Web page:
Bookcase or showcase?

A common ‘game’ during lockdown has been spotting what’s on the bookshelves in the background of various Zoom and Teams virtual meetings. Whether or not you have a range of classics and worthy works lined up on your shelves in the background – or indeed a range of books at all, has become a subject for much comment. Someone even started a Twitter account called Bookcase Credibility to comment, often sardonically, on background bookshelves.

There exist still, I understand, retailers that will sell you ‘books by the yard’ (or metre) – so-called ‘décor books’, either of genuine antique classics or even of empty spines.

background-book-stack-books-close-up-1148399
Got a tsundoku problem?

So okay, a personal library groaning with literary and other notable works can make you look good, but how do we know these tomes have been read?

The Japanese, apparently, have the word tsundoku, i.e. for those acquiring reading a lot of matter, but then allowing it to pile up, unread or merely leafed through. Far from describing a present-day phenomenon, the term appears to have been coined, according to Professor Andrew Gerstle of the University of London, back in 1879.

And every keen reader will likely recognise the quandary: if you’re reading a book that you’re not much enjoying, or finding it hard to get into, do you toss it to one side, or press on?

A weekly column ‘The books that made’ me in The Guardian newspaper includes, in its standard set of questions for writers: The book I couldn’t finish. Recent examples include commonly abandoned classics Moby Dick (discarded by both Lionel Shriver and André Aciman); James Joyce’s Ulysses (set aside by Susan Choi as well as by Elizabeth Gilbert). Also, Hardy’s Tess of the D’Urbevilles (Sally Rooney); Henry James’s The Bostonians (Maggie O’Farrell – who also noted that ‘life is too short to waste time on books you don’t like’). Then there are some contemporary works around which there has been much discussion on their graphic content, including Bret Easton-Ellis’s American Psycho (abandoned by Isabella Allende) and A Little Life by Hanya Yanagihara (Meg Rossoff wasn’t keen).

ulysses-redux
A classic, yet on many ‘abandoned books’ lists

Notably, in the same column in 2018, Yanagihara herself responded ‘Until two years ago, I finished everything, no matter how grimly. Then I realised I didn’t have to… and have been abandoning them ever since, most recently The Moonstone by Wilkie Collins.’

Quite a number of people, it seems, come under this category. Knowing that writers themselves give up on books they’re reading might make us feel better about our own defeatist ways. Novelist and author Caryl Phillips, for example, stated: ‘I don’t really believe in finishing books that are boring you. Life’s too short. Those who claim virtue in actually getting to the end of it probably think they’re going to live for ever. I walk out of movies too.’

Phillips’s words echo those attributed to the celebrated — though, it transpires, often unfinishable author James Joyce: ‘Life is too short to read bad books.’ A mantra for many (indeed, you can buy T-shirts with this on – though it’s not as good as my favourite ‘Don’t judge a book by its movie’).

And yet. There are reasons for pressing on in the hope matters will improve – the book came highly recommended; it’s an author I usually enjoy; I simply don’t like to feel defeated; it’s my book group choice; I paid a lot for the hardback! And so on. Not being able to finish a classic or highly-regarded work can make some of us feel guilty, however irrational that may be. Or perhaps we are fearful we’ll be shamed in the course of some intellectual conversation (the cure for this is age – it is indeed true that you start caring less about what others think as you get older).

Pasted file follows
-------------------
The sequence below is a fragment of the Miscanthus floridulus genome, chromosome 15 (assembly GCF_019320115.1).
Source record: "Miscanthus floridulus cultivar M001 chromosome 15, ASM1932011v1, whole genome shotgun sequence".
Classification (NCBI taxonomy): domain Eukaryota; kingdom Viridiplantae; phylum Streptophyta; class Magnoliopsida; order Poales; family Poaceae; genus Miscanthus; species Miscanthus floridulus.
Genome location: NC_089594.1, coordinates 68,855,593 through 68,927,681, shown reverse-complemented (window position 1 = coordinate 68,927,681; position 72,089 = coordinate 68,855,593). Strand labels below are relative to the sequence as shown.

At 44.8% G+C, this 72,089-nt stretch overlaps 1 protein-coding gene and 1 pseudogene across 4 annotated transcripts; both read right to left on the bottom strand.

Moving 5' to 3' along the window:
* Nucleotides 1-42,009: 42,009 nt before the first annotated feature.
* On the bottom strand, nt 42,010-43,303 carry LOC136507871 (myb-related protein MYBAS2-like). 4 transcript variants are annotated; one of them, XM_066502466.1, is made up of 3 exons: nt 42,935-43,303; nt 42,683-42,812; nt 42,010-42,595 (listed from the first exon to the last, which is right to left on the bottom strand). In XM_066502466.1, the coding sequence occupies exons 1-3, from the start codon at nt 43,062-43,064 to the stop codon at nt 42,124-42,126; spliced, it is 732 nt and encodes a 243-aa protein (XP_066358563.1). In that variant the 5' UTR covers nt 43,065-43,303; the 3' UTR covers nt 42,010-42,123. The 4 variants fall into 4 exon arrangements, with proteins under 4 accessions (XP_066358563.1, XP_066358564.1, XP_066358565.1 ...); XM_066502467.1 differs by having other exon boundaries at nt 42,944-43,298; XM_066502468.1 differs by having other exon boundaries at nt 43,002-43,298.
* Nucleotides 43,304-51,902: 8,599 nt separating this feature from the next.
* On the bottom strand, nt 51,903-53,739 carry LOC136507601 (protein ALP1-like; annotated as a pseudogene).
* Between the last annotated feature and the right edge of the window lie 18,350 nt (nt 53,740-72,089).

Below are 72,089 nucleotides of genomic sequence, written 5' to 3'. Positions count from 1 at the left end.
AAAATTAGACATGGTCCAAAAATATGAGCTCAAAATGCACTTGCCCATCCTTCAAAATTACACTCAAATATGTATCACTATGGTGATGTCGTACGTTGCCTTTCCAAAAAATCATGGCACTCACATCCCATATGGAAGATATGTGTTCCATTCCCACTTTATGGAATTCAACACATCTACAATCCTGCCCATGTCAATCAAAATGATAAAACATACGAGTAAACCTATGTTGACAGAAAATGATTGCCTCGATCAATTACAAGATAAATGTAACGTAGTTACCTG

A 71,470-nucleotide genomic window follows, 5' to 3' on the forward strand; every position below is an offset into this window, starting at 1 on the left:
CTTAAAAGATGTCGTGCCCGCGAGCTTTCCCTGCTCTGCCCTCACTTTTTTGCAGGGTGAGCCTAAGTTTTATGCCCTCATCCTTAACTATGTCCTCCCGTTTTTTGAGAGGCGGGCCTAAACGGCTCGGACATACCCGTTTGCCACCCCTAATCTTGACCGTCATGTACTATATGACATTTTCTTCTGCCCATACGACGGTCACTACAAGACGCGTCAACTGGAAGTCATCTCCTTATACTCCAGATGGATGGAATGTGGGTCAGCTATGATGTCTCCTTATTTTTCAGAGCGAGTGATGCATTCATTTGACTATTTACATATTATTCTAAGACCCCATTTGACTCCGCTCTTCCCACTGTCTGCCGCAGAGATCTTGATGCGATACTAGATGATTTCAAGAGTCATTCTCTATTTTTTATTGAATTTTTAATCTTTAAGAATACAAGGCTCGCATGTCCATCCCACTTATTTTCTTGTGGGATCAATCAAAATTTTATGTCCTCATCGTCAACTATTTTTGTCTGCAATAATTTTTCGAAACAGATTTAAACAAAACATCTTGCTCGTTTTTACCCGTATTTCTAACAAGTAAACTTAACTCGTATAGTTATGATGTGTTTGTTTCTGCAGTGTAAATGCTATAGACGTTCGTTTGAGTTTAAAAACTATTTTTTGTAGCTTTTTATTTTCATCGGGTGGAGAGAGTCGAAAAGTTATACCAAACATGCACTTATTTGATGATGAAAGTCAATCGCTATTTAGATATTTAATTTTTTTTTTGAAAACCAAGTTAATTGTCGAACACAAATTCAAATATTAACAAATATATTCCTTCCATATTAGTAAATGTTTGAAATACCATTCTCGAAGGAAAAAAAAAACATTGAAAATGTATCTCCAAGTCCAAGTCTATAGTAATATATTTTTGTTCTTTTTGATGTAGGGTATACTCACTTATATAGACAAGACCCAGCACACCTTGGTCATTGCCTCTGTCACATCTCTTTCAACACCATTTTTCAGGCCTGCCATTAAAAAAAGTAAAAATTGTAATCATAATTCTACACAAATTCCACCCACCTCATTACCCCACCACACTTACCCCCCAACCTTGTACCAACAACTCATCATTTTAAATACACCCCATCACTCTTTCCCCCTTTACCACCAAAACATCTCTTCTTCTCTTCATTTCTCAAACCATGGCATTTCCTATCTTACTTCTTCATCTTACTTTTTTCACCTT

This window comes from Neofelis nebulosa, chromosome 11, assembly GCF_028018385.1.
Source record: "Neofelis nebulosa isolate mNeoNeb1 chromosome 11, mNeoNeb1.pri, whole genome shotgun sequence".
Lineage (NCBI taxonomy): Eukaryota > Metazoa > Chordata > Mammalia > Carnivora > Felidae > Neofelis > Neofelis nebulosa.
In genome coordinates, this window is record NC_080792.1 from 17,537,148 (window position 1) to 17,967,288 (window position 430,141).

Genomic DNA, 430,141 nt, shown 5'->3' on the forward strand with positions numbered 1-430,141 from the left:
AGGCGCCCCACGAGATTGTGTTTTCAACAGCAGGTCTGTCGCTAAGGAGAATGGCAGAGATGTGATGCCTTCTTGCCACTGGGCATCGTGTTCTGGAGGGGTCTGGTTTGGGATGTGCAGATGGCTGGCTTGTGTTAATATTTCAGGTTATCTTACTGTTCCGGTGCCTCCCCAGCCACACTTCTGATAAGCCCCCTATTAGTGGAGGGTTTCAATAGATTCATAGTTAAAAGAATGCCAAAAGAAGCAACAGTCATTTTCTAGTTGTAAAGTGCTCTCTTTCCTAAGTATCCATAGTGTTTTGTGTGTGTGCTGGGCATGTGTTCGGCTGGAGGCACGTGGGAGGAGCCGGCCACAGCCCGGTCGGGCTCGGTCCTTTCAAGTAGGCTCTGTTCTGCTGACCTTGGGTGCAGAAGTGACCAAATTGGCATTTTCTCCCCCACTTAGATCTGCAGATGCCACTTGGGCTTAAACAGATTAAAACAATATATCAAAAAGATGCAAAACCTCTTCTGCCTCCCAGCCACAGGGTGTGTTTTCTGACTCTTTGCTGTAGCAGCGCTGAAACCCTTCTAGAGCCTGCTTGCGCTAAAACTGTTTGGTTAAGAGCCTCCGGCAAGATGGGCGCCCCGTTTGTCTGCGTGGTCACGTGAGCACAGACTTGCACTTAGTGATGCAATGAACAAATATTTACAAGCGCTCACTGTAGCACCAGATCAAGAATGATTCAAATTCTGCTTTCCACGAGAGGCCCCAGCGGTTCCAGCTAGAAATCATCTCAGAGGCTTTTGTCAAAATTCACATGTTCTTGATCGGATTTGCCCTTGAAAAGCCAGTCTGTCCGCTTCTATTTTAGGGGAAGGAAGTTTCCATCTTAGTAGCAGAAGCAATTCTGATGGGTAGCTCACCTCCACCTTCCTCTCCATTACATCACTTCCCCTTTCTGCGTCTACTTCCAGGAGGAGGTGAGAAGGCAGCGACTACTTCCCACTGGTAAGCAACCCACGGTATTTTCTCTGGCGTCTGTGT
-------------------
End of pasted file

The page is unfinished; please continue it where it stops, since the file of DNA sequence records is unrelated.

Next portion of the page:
Moby Dick
Giving you a whale of a time or one to keep at bay?

Ebooks make it easier to gain data on which ones people do not finish. There is even an algorithm developed to estimate how far into bestsellers people actually read. The ‘Hawking Index’, developed by Professor Jordan Ellenberg of University of Wisconsin-Madison, is named after the physicist author of A Brief History of Time, famed as one of the most-purchased yet least-finished books. Incidentally, Dr Ellenberg admitted his methodology was ‘not remotely scientific’ but for ‘entertainment purposes only’. However, he didn’t let that stop him applying the principle to Amazon’s bestsellers.

Books with a high Hawking Index (HI), he found, included The Goldfinch by Donna Tartt; Catching Fire (Hunger Games #2) by Suzanne Collins; The Great Gatsby by F. Scott Fitzgerald; Catch-22 by Joseph Heller; the above-mentioned Moby Dick and Ulysses; and (even though it often seems to appear on many lists of favourite books, e.g. BBC Big Read) JRR Tolkein’s Lord of the Rings. In terms of non-fiction, there is Thinking, Fast and Slow by Daniel Kahneman; and Lean In by Sheryl Sandberg, as well as, of course, Hawking’s not-very-brief A Brief History of Time.

Similarly, there are stats for ‘abandoned’ books on Goodreads. That is based on those who not only have marked a book as abandoned or unfinished, but have created a virtual ‘abandoned’ shelf in the first place – so all in all, it seems a pretty unreliable measure, too. It perhaps contains books that promised much by, again, being popular bestsellers and classics, but in some way disappointed the reader. On the ‘abandoned’ list we see many by-now familiar titles — Catch-22; The Goldfinch; E.L. James’s Fifty Shades of Grey, and so on.

How many of the above or other classics and bestsellers do you have on your shelves?  And… have you read them?

TheGoldfinchDonnaTartt
Here’s one I did finish earlier

In disclosure, looking around at my own shelves, I can spot Blonde by Joyce Carol Oates; Umberto Eco’s Foucault’s Pendulum; The Book of Dave by Will Self; and Donna Tartt’s The Little Friend (unlike many others, I did finish The Goldfinch though, yay!)… to name but a handful, all set aside before completion. Why are they still arranged on the shelf and not on sale in the charity shop? Well, maybe one day… In the meantime, perhaps they’ll look good in the background on Zoom. Not that I’m shallow or anything.

 

References